Bidders invest energy at auction
Secondary retail properties producing high-income streams sparked competitive bidding at Andrews & Robertson’s residential and commercial property auction, as enthusiastic buyers chased keenly priced stock in London and the South East.
Prices at London’s New Connaught Room sale on June 4 averaged 20 per cent above guides, raising totals of £17 million, as 70 per cent of 107 lots found buyers, against £7 million and 65 per cent in April.
Star performer at the event was lot 39, an unbroken parade of four shops, eight flats and a D1 unit close to Clapham Common with a variety of commercial covenant strengths including Sainsbury’s. The mixed-use multi-let building, guided between £3.75 million and £4 million, produced £286,410 a year and sold under the hammer for £4.35 million and a yield of 6.2 per cent, making it the third largest lot to sell through auction this year.
Robin Cripp, chief executive and senior auctioneer, says this confirmed that investors still had an appetite for correctly-priced larger lots, though funding was still an issue for some.
Mr Cripp says: “We were delighted with the result. It demonstrates categorically to vendors that we are as capable as some of the larger auction houses of selling big-ticket items.
“Only three firms (including Andrews & Robertson) have sold properties within this price range so far this year and not many lots have sold for in excess of £4 million in this recession, so this was a brilliant outcome for our client. It also shows that Andrews & Robertson has the skill to present multi-million-pound buildings to the market and sell them well.”
A second, unbroken parade of single-storey shops in Streatham High Road, south west London, producing £109,000 pa with potential for development and guided at £950,000, made £1.105 million and a 10 per cent yield.
Investor enthusiasm for residential stock from local authority and housing association vendors also sparked competitive bidding, producing some extremely strong prices for the London Boroughs of Southwark, Lambeth and Richmond upon Thames, as well as Grainger plc, Peabody and the Wandle Housing Association.
Average yields on assured shorthold tenancies peaked at nine per cent; regulated tenancies yielded an average 3.3 per cent and secondary retail returns averaged at eight per cent.
The opening lots offered for Wandle Housing Association, vacant terraced properties split into self-contained flats in Battersea, got the auction off to a spirited start, with prices exceeding guides by 21 per cent and 41 per cent, achieving £522,500 and £565,000 respectively.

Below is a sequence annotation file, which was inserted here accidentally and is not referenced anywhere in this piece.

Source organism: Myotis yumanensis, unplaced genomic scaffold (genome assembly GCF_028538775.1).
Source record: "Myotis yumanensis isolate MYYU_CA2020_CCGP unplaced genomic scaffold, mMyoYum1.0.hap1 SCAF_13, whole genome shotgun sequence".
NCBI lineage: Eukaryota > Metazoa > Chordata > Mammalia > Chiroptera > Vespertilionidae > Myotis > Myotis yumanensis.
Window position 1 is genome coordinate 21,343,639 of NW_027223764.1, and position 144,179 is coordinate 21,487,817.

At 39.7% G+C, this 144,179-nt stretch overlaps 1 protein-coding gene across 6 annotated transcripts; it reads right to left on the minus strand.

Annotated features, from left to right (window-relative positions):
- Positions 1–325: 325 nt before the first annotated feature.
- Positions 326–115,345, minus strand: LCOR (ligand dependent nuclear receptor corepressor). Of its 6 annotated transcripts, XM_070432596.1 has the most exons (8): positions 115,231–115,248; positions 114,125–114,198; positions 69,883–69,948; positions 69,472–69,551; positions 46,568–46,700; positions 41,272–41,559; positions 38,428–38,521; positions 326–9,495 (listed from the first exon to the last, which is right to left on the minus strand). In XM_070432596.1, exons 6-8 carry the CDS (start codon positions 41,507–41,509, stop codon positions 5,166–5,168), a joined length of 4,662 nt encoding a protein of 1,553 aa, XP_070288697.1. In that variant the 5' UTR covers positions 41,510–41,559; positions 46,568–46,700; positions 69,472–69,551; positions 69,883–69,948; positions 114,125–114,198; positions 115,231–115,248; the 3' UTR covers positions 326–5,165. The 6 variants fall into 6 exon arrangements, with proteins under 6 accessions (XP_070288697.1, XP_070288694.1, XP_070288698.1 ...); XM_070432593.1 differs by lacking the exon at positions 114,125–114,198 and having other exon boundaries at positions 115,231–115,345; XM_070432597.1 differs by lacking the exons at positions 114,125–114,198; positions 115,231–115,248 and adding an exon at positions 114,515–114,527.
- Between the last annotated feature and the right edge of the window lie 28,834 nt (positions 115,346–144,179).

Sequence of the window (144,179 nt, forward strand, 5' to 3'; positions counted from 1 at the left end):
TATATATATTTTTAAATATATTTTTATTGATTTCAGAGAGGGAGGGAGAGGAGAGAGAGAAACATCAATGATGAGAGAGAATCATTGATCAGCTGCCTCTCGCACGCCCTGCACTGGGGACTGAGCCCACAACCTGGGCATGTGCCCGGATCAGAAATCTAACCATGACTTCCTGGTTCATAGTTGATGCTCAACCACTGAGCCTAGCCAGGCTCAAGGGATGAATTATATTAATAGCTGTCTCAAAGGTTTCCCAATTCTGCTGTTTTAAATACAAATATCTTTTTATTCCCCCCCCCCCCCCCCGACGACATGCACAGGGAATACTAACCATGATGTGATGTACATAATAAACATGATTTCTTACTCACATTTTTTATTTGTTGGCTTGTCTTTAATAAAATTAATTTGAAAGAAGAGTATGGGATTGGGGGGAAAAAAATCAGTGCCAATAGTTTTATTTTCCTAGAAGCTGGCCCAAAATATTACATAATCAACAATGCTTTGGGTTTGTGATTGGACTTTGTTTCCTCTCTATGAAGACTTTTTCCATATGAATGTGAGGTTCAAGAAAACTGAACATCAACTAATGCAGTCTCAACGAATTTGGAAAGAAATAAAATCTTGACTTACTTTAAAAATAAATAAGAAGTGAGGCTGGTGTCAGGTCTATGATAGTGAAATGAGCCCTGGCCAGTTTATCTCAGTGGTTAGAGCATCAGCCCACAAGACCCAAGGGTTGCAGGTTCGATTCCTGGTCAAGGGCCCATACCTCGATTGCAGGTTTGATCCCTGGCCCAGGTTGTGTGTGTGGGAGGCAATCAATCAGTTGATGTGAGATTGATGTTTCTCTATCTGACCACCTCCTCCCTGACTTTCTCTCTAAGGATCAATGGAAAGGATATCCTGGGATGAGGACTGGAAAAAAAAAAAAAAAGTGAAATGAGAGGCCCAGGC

Mr Cripp says: “The third lot of the day in Penge made 55 per cent above its guide of £140,000, selling for £217,000 for the same vendor. Investors are looking for something they feel is safe and there are people around who definitely feel that now is the time to buy.”
With demand for land dependent upon its location, a small site in Herne Hill, south east London fuelled strong bidding from small property developers, making 77 per cent above its guide of £135,000, to sell for £240,000 for the London borough of Lambeth.
Mr Cripp says: “A lot of small developers we have spoken to have sorted out their funding problems and now want to get back into the market. Lots of them are looking to buy development sites now, sort out the planning and have them ready for sale in 2010.
“Even the UK Monopoly champion, an experienced chartered surveyor, was buying and selling in our room.”
The Andrews & Robertson sale follows Strettons’ May auction, which was similarly successful. It sold some £9.44 million-worth of property at an 82 per cent success rate. Best of the lots was a dairy in Walthamstow, north east London, which pays a rent of £17,407 a year. It sold for £500,000, against a guide price of £250,000 to £270,000.
That’s a yield of less than 3.6 per cent — the kind of yield you might expect in any self-respecting property boom for a property like that.
Ground rents were especially popular at Strettons’ sale, with most producing double their reserve price. A parade of five shops and eight flats in NW2, producing £1,120, went for £64,000. Meanwhile, a block of four flats in Harrow, Middx, producing £200 a year, went for £15,000 against a guide price of £7,500.
It was, however,a thin catalogue. At Strettons, Philip Waterfield comments: “I am now hoping that those owners who have been reluctant to sell might now take heed and come back into the market.”